Joaquín Torres García (28 July 1874 – 8 August 1949) was a Spanish Uruguayan artist, son of Catalan father and a Uruguayan mother, born in Montevideo, where he lived through his childhood. As an adolescent he emigrated to Catalunya, Spain, the land of his father, where he initiated himself as an artist in 1891. For the next three decades, he embraced Catalan identity adopting the language, leading Barcelona’s art and culture to its utmost vanguards. A ‘renaissance or universal man’; painter, sculptor, muralist, novelist, writer, teacher and theorist. He was also active in United States, Italy, France and Uruguay, from where his influence encompasses a personal presence in European, North American and South American modern art. He dealt the eternal dilemma between the old and the modern, the classical and the avant-garde, reason and feeling, figuration and abstraction with a simple and brilliant metaphor: there is no contradiction or incompatibility. The same brush strokes serve for a primitive composition or for a mural of Renaissance inspiration. Like Goethe, he seeks the integration between classicism and modernity.
He is known for his collaboration with Gaudi in 1903 on the stained glass windows for the Palma Cathedral and the Sagrada Família. He decorated with monumental frescoes the medieval Palau de la Generalitat seat of the Catalan government. His art is associated with archaic universal cultures; Mediterranean cultural traditions, Noucentisme, and Modern Classicism. He developed a unique style first described as ‘Art Constructif’ while living in Paris’ 1930's. Arte Constructivo (Constructive Art), a school he opened in Madrid, will be continued as Universalismo Constructivo (Universal Constructivism), a treaty he published in South-America while teaching through his workshop schools “Asociacion de Arte Constructivo” (Constructive Art Association) and ‘El Taller Torres-Garcia’. A unique style encompassing classic/archaic traditions with XX century's isms: Cubism, Dada, Neo plasticism, Primitivisme, Surrealism, Abstraction.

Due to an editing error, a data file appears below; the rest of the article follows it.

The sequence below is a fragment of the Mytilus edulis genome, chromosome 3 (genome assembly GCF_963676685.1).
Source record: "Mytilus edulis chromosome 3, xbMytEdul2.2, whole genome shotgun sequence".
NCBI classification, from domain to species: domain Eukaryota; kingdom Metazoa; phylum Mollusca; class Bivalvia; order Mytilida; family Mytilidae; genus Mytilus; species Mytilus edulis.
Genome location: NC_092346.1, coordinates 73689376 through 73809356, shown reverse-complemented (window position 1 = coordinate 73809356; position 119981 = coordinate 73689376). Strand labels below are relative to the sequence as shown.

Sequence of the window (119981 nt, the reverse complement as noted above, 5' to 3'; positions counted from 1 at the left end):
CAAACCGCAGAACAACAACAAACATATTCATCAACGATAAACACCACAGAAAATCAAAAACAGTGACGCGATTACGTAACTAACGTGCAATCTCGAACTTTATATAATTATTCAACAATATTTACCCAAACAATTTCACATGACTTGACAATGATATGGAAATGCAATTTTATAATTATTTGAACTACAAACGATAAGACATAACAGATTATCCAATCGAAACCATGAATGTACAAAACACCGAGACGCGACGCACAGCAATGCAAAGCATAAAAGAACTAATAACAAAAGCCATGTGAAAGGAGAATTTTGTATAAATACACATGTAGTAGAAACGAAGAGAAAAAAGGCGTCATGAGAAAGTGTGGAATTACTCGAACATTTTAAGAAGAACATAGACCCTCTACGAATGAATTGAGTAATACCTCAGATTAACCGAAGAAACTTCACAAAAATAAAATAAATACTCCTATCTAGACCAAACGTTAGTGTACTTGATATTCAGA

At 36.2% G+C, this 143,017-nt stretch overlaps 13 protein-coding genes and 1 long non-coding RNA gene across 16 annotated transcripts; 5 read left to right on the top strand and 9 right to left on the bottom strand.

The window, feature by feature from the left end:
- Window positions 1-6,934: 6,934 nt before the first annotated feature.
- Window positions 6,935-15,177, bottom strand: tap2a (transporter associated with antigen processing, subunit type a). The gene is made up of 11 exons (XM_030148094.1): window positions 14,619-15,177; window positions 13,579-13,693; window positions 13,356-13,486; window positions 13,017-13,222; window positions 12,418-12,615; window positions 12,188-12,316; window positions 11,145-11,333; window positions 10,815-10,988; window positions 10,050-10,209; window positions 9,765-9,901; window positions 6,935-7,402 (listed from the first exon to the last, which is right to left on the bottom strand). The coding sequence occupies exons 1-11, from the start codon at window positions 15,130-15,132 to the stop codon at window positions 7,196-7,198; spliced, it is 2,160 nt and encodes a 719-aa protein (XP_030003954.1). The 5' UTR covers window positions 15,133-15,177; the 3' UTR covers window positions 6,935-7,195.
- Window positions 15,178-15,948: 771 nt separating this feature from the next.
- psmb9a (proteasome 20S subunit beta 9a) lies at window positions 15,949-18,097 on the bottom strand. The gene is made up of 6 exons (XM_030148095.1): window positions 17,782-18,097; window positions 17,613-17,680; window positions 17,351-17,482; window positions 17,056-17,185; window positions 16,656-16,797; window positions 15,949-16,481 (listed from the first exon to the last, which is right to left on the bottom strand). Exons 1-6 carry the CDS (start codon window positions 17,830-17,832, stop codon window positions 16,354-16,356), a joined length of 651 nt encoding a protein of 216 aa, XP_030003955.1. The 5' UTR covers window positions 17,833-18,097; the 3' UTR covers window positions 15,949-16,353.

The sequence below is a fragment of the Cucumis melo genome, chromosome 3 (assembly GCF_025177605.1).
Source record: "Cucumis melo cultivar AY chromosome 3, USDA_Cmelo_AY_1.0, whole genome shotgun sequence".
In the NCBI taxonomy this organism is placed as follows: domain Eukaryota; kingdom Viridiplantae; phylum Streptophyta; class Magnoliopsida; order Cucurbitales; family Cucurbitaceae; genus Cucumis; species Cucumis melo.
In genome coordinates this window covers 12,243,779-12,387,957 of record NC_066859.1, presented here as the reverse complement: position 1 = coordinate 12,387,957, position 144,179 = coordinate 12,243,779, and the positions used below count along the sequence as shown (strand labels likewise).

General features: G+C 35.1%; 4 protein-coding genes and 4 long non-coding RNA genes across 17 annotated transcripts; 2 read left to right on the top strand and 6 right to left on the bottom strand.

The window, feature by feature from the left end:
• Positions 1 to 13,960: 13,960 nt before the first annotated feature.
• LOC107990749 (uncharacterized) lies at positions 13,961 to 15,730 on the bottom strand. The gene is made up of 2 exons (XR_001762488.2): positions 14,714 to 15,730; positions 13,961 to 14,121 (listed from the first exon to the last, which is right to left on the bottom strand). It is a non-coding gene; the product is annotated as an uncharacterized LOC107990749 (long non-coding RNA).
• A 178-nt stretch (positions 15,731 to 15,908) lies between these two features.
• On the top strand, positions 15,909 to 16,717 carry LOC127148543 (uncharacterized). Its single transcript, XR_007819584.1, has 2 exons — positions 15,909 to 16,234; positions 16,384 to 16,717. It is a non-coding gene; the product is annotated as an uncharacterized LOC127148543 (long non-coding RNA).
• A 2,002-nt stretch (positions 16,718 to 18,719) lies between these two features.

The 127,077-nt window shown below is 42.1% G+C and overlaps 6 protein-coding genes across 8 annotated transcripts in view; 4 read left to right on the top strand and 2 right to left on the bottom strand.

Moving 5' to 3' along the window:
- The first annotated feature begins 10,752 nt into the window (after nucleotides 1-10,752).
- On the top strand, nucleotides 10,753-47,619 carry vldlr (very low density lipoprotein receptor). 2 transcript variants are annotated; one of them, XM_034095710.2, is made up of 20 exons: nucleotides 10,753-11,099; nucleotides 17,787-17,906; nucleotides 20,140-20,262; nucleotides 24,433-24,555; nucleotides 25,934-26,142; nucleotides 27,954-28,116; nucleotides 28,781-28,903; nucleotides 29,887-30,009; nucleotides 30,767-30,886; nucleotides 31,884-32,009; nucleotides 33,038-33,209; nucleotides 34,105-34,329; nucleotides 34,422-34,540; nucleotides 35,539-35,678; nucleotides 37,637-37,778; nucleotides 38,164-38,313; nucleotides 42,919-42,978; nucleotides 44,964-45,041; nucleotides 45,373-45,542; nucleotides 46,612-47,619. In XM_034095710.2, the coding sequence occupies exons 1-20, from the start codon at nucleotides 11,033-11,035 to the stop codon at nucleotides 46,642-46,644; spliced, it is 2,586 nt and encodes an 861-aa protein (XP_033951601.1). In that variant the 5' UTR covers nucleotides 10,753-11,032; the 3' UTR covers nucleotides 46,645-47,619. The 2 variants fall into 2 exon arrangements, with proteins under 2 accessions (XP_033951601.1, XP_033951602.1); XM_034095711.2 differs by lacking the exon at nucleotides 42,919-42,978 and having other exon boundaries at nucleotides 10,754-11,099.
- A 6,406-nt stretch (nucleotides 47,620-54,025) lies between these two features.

As a theoretician he published more than one hundred and fifty books, essays and articles written in Catalan, Spanish, French, English. In his lifetime he gave more than 500 lectures. An indefatigable teacher, Torres founded several art schools in Spain and Montevideo and numerous art groups including the first European abstract art group and magazine Cercle et Carré (circle and square) in Paris in 1929.
Retrospectives in Paris in 1955 and Amsterdam in 1961 are the earliest to document historically the place of Torres-García in the currents of abstract art. In the United States he exhibited in New York's 1920s when the Whitney Studio Club, The Society of Independent artists and the Societe Anonyme were giving their first steps. In the 1930s Albert Eugene Gallatin exhibited his work in the Museum of Living Art with Modern masters; Picasso, Georges Braque, Henri Matisse, Fernand Léger, etc. The Museum of Modern Art opened its Latin American collection exhibition in the 1940s with the acquisition of his works. Sidney Janis and Rose Fried Galleries sponsored important shows from the 1950s. Solomon R. Guggenheim Museum opened a retrospective exhibition in 1970's. Recent retrospectives in The Museum of Modern Art (2015) and Acquavella Galleries (2018), exhibited his art from a contemporary perspective.